So, after Ninevah prayed for mercy and did acts of penance – the King, all the people, even the cattle and the sheep wore sackcloth to express their grief – Jonah still sat and waited for God to come to his senses and destroy the city of Nineveh. At first, God had a large plant grow up around Jonah to protect him from the sun. The next day, as an object lesson, God had a worm destroy the plant, and Jonah became faint from the heat, and he told God he was so angry about the plant dying that he was angry enough to die. God’s response is this: “You pity the plant, although you did nothing to grow it and only had it for one day. Then should I not pity a great city of 120,000 people, and their cattle, which didn’t know any better?” One part of the lesson is: God’s mercy and love are not only for all people, but all of his creation.
.Jonah was so absorbed in his self-righteousness and pity, he was not longer rational. How did Jonah get so confused? That is the other and primary point of this story. Not quite 100 years after the Assyrian invasion of Israel, the Babylonians invaded, and leveled the country, again, taking most of the people captive, again, for some 40 years. The people left behind were the poor and marginalized, who then intermarried with other tribes in the area. These became the people called the “Samaritans.” (Note: the Babylonians also leveled Nineveh.)
When the Israelites were released to return from captivity, under the leadership of Ezra and Nehemiah, a strong and narrow-minded Jewish nationalism developed. People were required to prove by lineage that they were “pure” Jews, and those with mixed lineage, like the Samaritans, were barred from participating in government or religious life. Prior to this, a person could become an Israelite by marriage or coming to live and participate in the community. But by the 4th Century BC, Israel had closed in on itself, no longer sharing their faith. This story is a call for Israel to repent, and to preach and practice God’s mercy and forgiveness. By putting a mirror up in front of the people, the writer hopes to show them the folly of their faults and bring them to repentance for their sins of exclusivity and hatred.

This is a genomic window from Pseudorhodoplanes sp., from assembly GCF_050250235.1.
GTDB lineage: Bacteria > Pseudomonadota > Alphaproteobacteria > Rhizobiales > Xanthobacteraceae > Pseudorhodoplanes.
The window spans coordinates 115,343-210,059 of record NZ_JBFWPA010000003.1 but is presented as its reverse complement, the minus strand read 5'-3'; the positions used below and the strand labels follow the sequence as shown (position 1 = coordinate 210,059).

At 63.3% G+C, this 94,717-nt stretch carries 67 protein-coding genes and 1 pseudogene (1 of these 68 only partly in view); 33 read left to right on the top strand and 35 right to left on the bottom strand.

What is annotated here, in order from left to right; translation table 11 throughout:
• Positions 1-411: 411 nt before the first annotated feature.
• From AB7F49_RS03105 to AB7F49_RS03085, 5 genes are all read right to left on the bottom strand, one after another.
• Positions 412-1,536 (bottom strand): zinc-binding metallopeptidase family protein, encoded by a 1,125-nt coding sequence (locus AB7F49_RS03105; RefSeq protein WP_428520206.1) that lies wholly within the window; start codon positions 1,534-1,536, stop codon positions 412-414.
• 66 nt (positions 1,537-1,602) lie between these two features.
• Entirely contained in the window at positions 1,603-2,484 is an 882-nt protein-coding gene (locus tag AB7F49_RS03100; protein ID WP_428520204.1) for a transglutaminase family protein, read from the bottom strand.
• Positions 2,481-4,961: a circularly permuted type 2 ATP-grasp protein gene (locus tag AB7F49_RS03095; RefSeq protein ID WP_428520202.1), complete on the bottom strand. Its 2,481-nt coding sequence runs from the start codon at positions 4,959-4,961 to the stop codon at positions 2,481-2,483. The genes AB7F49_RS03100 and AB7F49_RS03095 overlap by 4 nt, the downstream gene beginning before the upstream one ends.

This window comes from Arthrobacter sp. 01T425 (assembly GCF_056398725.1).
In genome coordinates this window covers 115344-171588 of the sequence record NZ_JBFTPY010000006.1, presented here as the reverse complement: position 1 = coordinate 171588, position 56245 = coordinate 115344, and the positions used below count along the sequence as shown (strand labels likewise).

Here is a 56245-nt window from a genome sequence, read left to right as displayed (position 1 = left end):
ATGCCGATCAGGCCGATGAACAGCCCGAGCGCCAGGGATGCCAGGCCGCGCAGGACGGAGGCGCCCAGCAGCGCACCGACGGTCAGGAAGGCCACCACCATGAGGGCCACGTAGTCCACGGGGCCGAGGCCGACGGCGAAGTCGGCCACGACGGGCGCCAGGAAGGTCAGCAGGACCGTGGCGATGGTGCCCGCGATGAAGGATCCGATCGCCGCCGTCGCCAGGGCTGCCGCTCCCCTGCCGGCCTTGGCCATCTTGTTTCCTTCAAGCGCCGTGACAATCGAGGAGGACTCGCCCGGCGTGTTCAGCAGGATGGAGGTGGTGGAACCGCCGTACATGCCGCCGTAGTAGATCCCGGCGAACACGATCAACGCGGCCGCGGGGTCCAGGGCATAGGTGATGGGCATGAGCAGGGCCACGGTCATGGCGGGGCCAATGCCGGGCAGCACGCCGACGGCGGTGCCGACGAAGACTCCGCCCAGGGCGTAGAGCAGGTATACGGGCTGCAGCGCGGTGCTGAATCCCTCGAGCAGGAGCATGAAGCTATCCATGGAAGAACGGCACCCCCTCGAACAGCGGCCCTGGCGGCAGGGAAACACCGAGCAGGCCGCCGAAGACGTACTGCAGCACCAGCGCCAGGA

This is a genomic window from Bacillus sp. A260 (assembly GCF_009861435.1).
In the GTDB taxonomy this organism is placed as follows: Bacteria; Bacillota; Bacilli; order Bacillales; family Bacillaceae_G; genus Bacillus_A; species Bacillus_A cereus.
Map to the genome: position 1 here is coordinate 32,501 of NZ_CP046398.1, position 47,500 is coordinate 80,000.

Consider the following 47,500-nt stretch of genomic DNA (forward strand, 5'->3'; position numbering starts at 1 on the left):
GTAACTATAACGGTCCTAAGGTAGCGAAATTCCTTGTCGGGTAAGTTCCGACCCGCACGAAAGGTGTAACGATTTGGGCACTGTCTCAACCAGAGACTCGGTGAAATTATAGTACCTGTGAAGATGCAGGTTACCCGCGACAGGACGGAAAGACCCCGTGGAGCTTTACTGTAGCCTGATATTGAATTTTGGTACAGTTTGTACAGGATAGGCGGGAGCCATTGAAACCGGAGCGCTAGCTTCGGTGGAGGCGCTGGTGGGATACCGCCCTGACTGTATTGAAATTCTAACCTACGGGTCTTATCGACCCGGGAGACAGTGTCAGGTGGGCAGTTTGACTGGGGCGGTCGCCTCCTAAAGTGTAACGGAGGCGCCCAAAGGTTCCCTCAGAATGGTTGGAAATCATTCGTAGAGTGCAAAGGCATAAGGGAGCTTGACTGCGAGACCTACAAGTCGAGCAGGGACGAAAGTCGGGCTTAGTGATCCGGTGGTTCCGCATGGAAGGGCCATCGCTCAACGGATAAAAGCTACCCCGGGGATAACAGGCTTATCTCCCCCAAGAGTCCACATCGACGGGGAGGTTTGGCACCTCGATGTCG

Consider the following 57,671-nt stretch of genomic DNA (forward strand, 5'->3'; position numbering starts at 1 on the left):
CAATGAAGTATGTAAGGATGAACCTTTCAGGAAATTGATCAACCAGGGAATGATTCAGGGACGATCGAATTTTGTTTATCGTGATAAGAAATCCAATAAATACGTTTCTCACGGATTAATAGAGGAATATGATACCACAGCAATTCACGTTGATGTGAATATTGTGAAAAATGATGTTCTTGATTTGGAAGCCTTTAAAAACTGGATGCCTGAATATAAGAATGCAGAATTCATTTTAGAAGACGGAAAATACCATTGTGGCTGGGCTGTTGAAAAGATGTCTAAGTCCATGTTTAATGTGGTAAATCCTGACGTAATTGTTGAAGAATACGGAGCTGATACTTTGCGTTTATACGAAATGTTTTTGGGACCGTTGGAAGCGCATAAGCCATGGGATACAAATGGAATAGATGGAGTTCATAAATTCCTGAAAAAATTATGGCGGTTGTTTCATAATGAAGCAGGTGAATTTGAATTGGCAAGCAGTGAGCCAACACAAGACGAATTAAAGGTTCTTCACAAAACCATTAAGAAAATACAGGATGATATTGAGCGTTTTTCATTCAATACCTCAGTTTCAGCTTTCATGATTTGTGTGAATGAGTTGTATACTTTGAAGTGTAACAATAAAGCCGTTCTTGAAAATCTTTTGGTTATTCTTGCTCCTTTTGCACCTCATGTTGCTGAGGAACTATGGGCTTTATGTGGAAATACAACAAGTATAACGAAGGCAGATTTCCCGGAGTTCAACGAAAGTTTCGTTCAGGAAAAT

Jonah is a 4th Century BC teaching story with lots of implications for today’s world. It is the story of love and gentleness as the one successful response to hatred. It is a lesson of the faithfulness of God and how faithfulness is required from us to be able to walk with God in right relationship. It is about when nationalism goes far beyond civic pride and falls into unwarranted presumption of privilege, particularly privilege which degrades others.
Every day is “the time of fulfillment, the Kingdom of God is at hand”, Jesus told us. We also need to stop and repent of those sins we only recognize when we see them in others. One of the reasons Jesus was surrounded by disciples was to give us people to relate to. We can better hear Jesus’ teachings by identifying with the disciples mistakes.
And that means we all need to become increasingly aware of not only what we do but what we do not do. I see pictures of refugee camps and starving children daily, yet I live very comfortably. What I do not do speaks very loudly to me. Do I think I am more valuable than a child dying of starvation and cholera in Yemen? Does God find people in one nation innately more loveable than elsewhere? Being God’s chosen people brings greater responsibility, not greater privilege. Just a few blocks from us, around Coates Elementary School, live a lot of people who God chooses, too. Perhaps they should be here, sitting next to us?